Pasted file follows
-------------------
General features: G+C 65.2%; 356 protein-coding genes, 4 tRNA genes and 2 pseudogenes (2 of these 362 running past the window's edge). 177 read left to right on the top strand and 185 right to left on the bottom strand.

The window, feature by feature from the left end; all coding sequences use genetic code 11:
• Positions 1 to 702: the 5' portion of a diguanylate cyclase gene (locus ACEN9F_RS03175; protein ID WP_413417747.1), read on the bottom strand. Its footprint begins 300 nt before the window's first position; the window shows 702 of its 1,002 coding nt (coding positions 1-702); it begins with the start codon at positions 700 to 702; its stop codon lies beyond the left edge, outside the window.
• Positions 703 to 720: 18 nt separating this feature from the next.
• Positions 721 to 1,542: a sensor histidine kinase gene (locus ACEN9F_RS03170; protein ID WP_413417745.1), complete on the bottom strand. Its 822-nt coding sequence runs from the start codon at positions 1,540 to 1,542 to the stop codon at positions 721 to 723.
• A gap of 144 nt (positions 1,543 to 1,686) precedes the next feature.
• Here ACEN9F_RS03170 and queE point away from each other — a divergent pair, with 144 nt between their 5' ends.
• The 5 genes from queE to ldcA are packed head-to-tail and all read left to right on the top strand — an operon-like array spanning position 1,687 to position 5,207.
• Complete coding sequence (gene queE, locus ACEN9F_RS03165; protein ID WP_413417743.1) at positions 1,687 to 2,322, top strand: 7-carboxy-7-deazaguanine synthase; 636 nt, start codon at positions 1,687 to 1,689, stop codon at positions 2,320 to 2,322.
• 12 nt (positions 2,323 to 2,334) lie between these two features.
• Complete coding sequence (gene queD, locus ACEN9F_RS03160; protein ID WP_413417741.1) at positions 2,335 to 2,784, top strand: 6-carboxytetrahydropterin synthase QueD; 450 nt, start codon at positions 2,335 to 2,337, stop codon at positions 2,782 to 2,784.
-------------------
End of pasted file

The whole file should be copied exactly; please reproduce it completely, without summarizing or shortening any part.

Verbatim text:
General features: G+C 65.2%; 356 protein-coding genes, 4 tRNA genes and 2 pseudogenes (2 of these 362 running past the window's edge). 177 read left to right on the top strand and 185 right to left on the bottom strand.

The window, feature by feature from the left end; all coding sequences use genetic code 11:
• Positions 1 to 702: the 5' portion of a diguanylate cyclase gene (locus ACEN9F_RS03175; protein ID WP_413417747.1), read on the bottom strand. Its footprint begins 300 nt before the window's first position; the window shows 702 of its 1,002 coding nt (coding positions 1-702); it begins with the start codon at positions 700 to 702; its stop codon lies beyond the left edge, outside the window.
• Positions 703 to 720: 18 nt separating this feature from the next.
• Positions 721 to 1,542: a sensor histidine kinase gene (locus ACEN9F_RS03170; protein ID WP_413417745.1), complete on the bottom strand. Its 822-nt coding sequence runs from the start codon at positions 1,540 to 1,542 to the stop codon at positions 721 to 723.
• A gap of 144 nt (positions 1,543 to 1,686) precedes the next feature.
• Here ACEN9F_RS03170 and queE point away from each other — a divergent pair, with 144 nt between their 5' ends.
• The 5 genes from queE to ldcA are packed head-to-tail and all read left to right on the top strand — an operon-like array spanning position 1,687 to position 5,207.
• Complete coding sequence (gene queE, locus ACEN9F_RS03165; protein ID WP_413417743.1) at positions 1,687 to 2,322, top strand: 7-carboxy-7-deazaguanine synthase; 636 nt, start codon at positions 1,687 to 1,689, stop codon at positions 2,320 to 2,322.
• 12 nt (positions 2,323 to 2,334) lie between these two features.
• Complete coding sequence (gene queD, locus ACEN9F_RS03160; protein ID WP_413417741.1) at positions 2,335 to 2,784, top strand: 6-carboxytetrahydropterin synthase QueD; 450 nt, start codon at positions 2,335 to 2,337, stop codon at positions 2,782 to 2,784.